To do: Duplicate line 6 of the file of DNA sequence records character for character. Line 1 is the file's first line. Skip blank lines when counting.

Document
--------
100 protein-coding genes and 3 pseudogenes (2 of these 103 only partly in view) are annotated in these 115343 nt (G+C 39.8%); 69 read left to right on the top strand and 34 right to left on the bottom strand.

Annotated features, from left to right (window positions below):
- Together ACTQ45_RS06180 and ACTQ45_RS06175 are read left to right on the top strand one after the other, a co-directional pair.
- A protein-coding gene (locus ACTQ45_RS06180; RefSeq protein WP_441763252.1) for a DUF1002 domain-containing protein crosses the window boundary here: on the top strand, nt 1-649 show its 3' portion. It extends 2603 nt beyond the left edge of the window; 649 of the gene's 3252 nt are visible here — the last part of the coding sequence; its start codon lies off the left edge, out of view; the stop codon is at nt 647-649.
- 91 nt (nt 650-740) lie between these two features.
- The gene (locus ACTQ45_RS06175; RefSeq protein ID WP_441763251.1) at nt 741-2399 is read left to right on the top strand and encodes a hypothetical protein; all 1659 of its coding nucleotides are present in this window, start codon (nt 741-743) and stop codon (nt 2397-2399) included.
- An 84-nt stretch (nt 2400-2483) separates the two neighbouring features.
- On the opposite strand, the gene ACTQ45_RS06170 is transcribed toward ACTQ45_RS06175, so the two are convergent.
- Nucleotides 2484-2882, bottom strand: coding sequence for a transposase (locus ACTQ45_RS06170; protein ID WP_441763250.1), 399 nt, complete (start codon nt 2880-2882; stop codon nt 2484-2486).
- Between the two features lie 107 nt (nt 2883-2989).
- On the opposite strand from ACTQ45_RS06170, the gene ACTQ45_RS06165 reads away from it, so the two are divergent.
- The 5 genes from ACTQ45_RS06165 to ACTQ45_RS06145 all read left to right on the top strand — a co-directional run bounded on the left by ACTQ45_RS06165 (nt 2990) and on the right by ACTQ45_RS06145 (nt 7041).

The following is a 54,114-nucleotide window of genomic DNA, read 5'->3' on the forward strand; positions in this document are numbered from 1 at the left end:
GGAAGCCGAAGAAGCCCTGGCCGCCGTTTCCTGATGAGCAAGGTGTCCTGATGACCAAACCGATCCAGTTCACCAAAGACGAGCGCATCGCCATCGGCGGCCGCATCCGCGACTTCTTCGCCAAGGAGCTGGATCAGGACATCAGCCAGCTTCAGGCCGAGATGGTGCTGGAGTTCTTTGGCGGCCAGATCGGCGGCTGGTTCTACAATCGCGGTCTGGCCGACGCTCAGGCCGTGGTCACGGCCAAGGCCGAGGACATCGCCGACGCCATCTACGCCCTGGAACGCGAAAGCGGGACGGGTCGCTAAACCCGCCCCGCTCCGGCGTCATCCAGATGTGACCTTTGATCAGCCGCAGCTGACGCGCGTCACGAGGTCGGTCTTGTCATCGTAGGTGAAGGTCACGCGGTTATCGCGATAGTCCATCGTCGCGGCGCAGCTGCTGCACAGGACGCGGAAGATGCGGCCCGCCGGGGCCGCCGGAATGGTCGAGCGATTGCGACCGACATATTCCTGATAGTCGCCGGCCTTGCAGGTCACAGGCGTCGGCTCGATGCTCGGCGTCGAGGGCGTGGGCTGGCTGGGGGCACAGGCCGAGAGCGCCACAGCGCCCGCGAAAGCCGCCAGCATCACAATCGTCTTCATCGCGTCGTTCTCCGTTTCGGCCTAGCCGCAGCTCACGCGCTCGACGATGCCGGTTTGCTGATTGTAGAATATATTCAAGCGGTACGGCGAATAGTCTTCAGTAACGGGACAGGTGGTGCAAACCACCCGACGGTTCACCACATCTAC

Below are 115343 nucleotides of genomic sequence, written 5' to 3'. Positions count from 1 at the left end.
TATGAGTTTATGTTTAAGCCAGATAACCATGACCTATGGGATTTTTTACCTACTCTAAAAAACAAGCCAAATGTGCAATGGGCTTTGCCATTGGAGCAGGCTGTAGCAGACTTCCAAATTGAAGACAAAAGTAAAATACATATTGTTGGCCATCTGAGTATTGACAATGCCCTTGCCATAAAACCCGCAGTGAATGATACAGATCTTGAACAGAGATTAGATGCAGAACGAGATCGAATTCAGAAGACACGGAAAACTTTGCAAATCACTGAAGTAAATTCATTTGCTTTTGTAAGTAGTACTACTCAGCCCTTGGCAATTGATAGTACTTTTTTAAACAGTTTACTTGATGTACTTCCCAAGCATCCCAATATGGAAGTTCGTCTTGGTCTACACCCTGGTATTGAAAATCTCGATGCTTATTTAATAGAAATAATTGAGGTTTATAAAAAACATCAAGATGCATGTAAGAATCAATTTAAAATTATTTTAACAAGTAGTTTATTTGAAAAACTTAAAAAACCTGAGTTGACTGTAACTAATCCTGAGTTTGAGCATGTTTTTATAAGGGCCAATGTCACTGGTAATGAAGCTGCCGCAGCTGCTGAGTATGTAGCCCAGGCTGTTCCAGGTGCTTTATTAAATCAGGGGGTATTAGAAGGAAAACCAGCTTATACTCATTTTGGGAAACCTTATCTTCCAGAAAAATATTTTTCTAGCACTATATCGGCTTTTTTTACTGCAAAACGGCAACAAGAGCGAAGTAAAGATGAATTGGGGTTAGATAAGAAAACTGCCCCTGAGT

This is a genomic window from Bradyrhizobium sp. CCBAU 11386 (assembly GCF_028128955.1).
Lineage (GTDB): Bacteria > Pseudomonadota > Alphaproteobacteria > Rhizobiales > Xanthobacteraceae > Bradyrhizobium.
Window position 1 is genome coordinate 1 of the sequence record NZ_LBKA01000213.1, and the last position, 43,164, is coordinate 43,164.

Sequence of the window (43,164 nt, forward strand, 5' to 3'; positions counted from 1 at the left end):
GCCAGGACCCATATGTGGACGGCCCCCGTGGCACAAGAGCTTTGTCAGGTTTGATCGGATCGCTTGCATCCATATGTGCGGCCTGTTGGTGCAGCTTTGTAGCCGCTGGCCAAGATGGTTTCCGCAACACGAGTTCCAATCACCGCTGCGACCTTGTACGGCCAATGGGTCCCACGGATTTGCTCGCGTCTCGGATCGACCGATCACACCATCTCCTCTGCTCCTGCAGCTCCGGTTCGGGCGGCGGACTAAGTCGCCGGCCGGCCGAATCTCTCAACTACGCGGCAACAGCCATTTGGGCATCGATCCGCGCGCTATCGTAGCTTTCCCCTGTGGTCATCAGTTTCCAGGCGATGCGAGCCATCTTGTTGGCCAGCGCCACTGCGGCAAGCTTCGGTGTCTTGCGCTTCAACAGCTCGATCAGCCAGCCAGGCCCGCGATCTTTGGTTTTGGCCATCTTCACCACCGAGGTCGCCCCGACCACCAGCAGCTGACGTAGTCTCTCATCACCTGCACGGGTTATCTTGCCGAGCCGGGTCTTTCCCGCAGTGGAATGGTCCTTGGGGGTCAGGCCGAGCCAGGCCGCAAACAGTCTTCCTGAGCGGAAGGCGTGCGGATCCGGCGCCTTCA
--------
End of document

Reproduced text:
- The gene (locus ACTQ45_RS06175; RefSeq protein ID WP_441763251.1) at nt 741-2399 is read left to right on the top strand and encodes a hypothetical protein; all 1659 of its coding nucleotides are present in this window, start codon (nt 741-743) and stop codon (nt 2397-2399) included.